“When will this be over?”
I don’t just ask these questions once. I ask them over and over and over. And more often than not, God replies with the same answer I give Jude: “You’ll see.”
To be honest, I don’t always like that answer any more than Jude does. And yet when I grumble about God’s response, I fail to see the massive mercy behind it. “You’ll see” is a promise! A glorious promise, secured for me at the cross! I will see! Because I have been adopted into God’s family, through the atoning death of Jesus Christ on my behalf, I will one day see God.
“See what kind of love the Father has given to us, that we should be called children of God; and so we are. The reason why the world does not know us is that it did not know him. Beloved, we are God’s children now, and what we will be has not yet appeared; but we know that when he appears we shall be like him, because we shall see him as he is” (1 John 3:1-2 ESV).
I may not see everything today, but I see the Father’s love. And I have this confident and sure expectation that one day I will see Him as He is. And I will be like Him. Because of adoption, I see. And because of adoption, I will see. Oh joy!
So Jude, my son, I pray that one day you will see the love of the Father and rejoice in His answer to all your questions: “You’ll see!”
~from the archives
Are you a Christian who is tempted to doubt God and his good purposes in the midst of your suffering? Listen to this sermon (or watch below) and receive pastoral counsel from the book of Jude.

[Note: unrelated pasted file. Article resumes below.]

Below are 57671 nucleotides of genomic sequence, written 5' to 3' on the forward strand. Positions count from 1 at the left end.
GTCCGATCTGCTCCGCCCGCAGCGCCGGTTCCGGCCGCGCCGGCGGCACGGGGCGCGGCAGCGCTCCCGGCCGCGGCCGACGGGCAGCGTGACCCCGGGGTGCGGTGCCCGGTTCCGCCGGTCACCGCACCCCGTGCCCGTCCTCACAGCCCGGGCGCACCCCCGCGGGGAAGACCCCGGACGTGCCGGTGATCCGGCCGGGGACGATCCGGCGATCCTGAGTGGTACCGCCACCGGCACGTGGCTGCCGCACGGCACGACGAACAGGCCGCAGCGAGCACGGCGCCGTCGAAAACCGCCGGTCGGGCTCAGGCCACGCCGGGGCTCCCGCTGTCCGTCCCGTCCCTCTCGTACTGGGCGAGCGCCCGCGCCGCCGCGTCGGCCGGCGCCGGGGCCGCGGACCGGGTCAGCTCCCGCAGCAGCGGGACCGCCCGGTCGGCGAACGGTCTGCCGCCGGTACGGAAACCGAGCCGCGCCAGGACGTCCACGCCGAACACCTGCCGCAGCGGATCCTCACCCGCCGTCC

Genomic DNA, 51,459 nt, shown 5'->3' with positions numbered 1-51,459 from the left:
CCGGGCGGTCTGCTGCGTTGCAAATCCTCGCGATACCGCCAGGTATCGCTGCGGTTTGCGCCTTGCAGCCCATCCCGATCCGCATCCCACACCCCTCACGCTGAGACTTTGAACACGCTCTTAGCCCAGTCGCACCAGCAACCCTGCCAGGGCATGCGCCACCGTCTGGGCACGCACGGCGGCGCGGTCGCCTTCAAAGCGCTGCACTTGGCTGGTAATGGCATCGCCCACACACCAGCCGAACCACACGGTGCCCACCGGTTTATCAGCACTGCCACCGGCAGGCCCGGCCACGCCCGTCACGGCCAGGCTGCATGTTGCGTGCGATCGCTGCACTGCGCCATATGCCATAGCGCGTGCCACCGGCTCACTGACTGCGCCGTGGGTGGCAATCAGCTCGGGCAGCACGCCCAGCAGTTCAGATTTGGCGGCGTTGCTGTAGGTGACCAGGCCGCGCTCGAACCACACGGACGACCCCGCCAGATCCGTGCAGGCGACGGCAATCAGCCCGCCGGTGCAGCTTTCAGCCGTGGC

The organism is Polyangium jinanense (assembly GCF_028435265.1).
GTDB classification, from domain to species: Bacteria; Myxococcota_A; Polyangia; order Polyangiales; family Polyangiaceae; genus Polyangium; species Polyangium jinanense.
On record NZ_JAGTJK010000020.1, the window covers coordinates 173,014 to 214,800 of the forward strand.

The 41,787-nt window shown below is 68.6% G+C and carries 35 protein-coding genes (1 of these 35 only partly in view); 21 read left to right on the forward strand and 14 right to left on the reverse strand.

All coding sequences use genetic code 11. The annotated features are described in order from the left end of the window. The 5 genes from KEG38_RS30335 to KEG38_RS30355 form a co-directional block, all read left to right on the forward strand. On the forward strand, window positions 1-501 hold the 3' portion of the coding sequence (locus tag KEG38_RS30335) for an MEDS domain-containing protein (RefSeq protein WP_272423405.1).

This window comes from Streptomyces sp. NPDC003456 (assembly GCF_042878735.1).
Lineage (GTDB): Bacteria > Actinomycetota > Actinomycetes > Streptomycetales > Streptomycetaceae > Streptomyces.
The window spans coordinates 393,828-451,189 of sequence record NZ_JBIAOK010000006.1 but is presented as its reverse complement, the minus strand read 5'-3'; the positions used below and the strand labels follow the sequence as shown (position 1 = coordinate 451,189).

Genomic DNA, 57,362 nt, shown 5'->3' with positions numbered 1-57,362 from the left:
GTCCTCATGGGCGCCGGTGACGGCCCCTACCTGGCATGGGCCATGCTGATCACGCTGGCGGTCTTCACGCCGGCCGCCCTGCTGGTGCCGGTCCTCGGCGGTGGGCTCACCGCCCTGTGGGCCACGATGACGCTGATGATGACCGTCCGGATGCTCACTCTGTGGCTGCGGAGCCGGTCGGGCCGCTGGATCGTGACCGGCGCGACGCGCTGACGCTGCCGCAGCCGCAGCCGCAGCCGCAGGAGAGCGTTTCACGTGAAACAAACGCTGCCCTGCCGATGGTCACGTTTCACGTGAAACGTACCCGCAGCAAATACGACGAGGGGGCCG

“When Someone Doubts” | Jude 22-25 | C.J. Mahaney from SGCLouisville on Vimeo.
”The Lord will keep you from all evil; he will keep your life. The Lord will keep your going out and your coming in from this time forth and forevermore.” (Psalm 121:7-8, ESV)
“To be kept from all evil does not imply a cushioned life, but a well-armed one. The psalm ends with a pledge which could hardly be stronger or more sweeping. Your going out and your coming in is not only a way of saying ‘everything’; it draws attention to one’s ventures and enterprises and the home which remains one’s base; to pilgrimage and return; to the dawn and sunset of one’s days. But the last line takes good care of this journey. It would be hard to decide which half of it is the more encouraging: the fact that it starts from now, or that it runs on, not to the end of time but to time without end; like God Himself who is my portion for ever.” ~Derek Kidner